Stocks on Wall Street drift as investors focus on signals that the worst virus-related damage is over.
Stocks on Tuesday were mixed as investors shrugged off increasingly chaotic scenes throughout the United States while focusing on signals showing the worst of the economic damage caused by the coronavirus may be over.
The S&P 500 opened up less than half a percent before drifting between gains and losses. Energy, financial and industrial shares led the gains early, suggesting that investors were focusing on tentative signs of economic stabilization instead of the potential impact of the protests.
On Monday, an index showed U.S. manufacturing activity rose in May. The index was 43.1 last month, up from 41.5 in April, which was the lowest level in more than a decade, the Institute for Supply Management said.
Scores of American cities are on edge after protests and unrest since the death of George Floyd at the hands of the Minneapolis police. Mayors of multiple cities have said the damage will cost millions, adding another challenge to an economy that is already in deep distress because of the Covid-19 outbreak.
But so far, investors have added the unrest to the list of issues that they’re willing to overlook. The stock market has roared higher since late March despite the pandemic, largely on the back of trillions of new dollars pumped into the financial system by the Federal Reserve.
What have New Yorkers been doing during the shutdown? Check the trash.
More than two months into the coronavirus lockdown, evidence of how home confinement has changed New York City’s behavior is coming out in the trash.
New Yorkers are drinking more, opening more cans of tomato sauce and using more plastic containers. They also seem to be ordering more boxed deliveries and clearing out old junk.
So says a mix of city data and the people who get an unvarnished look at what goes in the garbage: building superintendents and porters.
Residents across the city are recycling more glass, metal and plastic than before the pandemic. With people doing most of their eating and drinking at home, the volume of those items increased 27 percent citywide over the April average from 2015 to 2019.
The sharpest rise has been in the amount of glass in recycling bins, especially clear glass, which hit a record high in May, according to data from Sims Municipal Recycling, the company that sorts the items.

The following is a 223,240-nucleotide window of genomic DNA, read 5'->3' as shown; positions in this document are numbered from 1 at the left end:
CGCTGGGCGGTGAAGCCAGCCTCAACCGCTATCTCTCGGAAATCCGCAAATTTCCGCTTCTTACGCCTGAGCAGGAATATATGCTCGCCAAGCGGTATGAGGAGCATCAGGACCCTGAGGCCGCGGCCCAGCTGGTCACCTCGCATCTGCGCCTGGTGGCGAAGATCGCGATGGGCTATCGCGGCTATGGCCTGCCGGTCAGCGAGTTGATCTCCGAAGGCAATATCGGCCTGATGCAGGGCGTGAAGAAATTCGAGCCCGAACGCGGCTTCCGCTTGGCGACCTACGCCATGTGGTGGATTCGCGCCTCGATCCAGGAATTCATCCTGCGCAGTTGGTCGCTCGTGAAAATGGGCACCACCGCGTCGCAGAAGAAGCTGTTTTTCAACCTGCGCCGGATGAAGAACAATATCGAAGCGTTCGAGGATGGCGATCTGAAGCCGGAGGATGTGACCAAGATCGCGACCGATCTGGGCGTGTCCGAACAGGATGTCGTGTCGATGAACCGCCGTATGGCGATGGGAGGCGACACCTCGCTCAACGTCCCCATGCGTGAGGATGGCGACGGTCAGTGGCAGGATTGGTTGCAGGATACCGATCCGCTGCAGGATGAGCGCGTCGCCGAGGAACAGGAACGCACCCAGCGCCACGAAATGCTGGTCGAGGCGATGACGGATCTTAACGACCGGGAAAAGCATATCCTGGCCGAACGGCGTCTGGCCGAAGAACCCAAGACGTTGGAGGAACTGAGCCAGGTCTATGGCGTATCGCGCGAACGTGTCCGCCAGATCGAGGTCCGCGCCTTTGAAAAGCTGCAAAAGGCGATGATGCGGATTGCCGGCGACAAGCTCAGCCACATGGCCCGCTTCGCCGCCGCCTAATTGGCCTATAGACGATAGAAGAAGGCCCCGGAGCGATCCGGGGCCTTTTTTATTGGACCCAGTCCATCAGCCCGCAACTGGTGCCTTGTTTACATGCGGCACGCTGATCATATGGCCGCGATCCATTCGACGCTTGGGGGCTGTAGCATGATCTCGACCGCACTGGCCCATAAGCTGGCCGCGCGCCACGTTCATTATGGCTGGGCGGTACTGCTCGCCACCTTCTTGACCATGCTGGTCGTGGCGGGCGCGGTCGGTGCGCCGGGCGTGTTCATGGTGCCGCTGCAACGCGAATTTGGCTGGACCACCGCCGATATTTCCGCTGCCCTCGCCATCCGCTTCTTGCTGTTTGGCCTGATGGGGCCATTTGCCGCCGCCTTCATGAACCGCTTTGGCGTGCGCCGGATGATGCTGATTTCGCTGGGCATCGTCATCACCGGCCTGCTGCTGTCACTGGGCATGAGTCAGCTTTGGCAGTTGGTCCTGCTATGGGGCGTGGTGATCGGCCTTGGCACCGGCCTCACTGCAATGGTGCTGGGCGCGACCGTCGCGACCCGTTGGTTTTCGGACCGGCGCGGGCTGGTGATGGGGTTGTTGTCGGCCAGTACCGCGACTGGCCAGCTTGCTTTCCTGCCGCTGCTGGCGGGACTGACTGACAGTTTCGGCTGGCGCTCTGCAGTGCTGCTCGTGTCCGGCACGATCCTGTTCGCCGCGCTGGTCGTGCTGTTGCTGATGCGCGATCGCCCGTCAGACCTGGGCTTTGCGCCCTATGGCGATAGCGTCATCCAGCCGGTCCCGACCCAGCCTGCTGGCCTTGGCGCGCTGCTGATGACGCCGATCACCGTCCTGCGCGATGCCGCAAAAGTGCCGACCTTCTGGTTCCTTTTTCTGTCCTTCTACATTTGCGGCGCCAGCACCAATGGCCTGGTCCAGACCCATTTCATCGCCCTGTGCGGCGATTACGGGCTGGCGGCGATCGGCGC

“Wine, vodka, whiskey,” said Claudio Garcia, a building superintendent in Midtown Manhattan who says he carries out at least triple the number of bottles as he did before the lockdown. “That’s what I see more often.”
Wuhan finishes push to test almost all 11 million residents.
Officials said nearly 9.9 million people were tested during the drive, which began in mid-May and has not been matched in scale or speed elsewhere. (Children and those who had recently been tested were exempt.) It revealed no new symptomatic infections and about 300 asymptomatic infections.
The testing cost 900 million renminbi, or $126 million, which would be paid for by the government, said Hu Yabo, Wuhan’s executive deputy mayor. It was conducted in batches to save time and money.
China has been criticized over its handing of the pandemic and over efforts to control the narrative surrounding the virus’s spread. There have also been concerns that China’s numbers may be flawed or incomplete.
Some medical experts had questioned the need for such widespread testing in a city where new cases were already low; some residents had balked at being tested, for fear of infections spreading at crowded testing sites. But other experts said the move was necessary to reassure an anxious city and to restart China’s economy.
“Through this screening, we have restored the entire country’s peace of mind,” Mr. Hu said.
The city also said on Tuesday that it had no new symptomatic or asymptomatic infections for the second consecutive day, a major milestone for the city. Sunday and Monday were the first days that both tallies were zero since officials began publishing such numbers in January.
A return to ‘true Parisian life’: Cafes begin to reopen with restrictions.
From luxurious carriage-trade establishments like Cafe de Flore on the Left Bank to everybody’s grimy neighborhood bar, Paris reconnected on Tuesday with a key element of urban life: Cafes were allowed to reopen and Parisians could once again sit down with one another, separately. No cafes were allowed to serve inside, however, and the tables on the outdoor terraces had to be at least three feet apart.
“It’s obviously the most important turning point for returning to true Parisian life,” said Michel Wattebault, a retired employee of the Bank of France. He was sitting with a friend at one of the handful of outdoor tables at L’Avant-Première, near the Palais Royal. “We’ve been waiting for this moment with impatience,” said his friend, Amélie Juste-Thomas.
The cafe’s owner, Sébastien Fumel, echoed the excitement. “Oh yeah, it was necessary,” he said. “Mental reasons. Personal reasons. Professional reasons. Human reasons. Just a mix of things, you know. This is all about the human. About exchanging.”
In a deserted casino mecca in New Jersey, the slots are stilled.
Now is usually when Atlantic City stirs back to life as winter’s sleepy tourist trade gives way to beachgoers and gamblers eager to spend time and money. Not this year.
The boardwalk and beaches are almost empty, save for people fishing. And the casinos, whose very design is meant to lure gamblers inside and keep them there, now have security guards posted outside fenced-off entrances.
As New Jersey’s lockdown largely continues, Atlantic City’s seasonal economic ecosystem — which had seen a slight recovery in recent years — has been battered. Casino revenue was down by 69 percent this April compared to last, a record drop that would have been worse if not for online gambling.
Beyond the casinos, nearly 40 percent of the city’s population, which has been steadily shrinking over the last decade, lives in poverty. And that was before the virus hit. Now tens of thousands of people are unemployed, and the state has yet to announce a date for resuming business.
The vista he encountered was of a desolate landscape, with a few people on the boardwalk jogging or riding bikes, while men fished from the beach. Trees outside one casino stand with their tops bulging under tarps that looked like giant shower caps.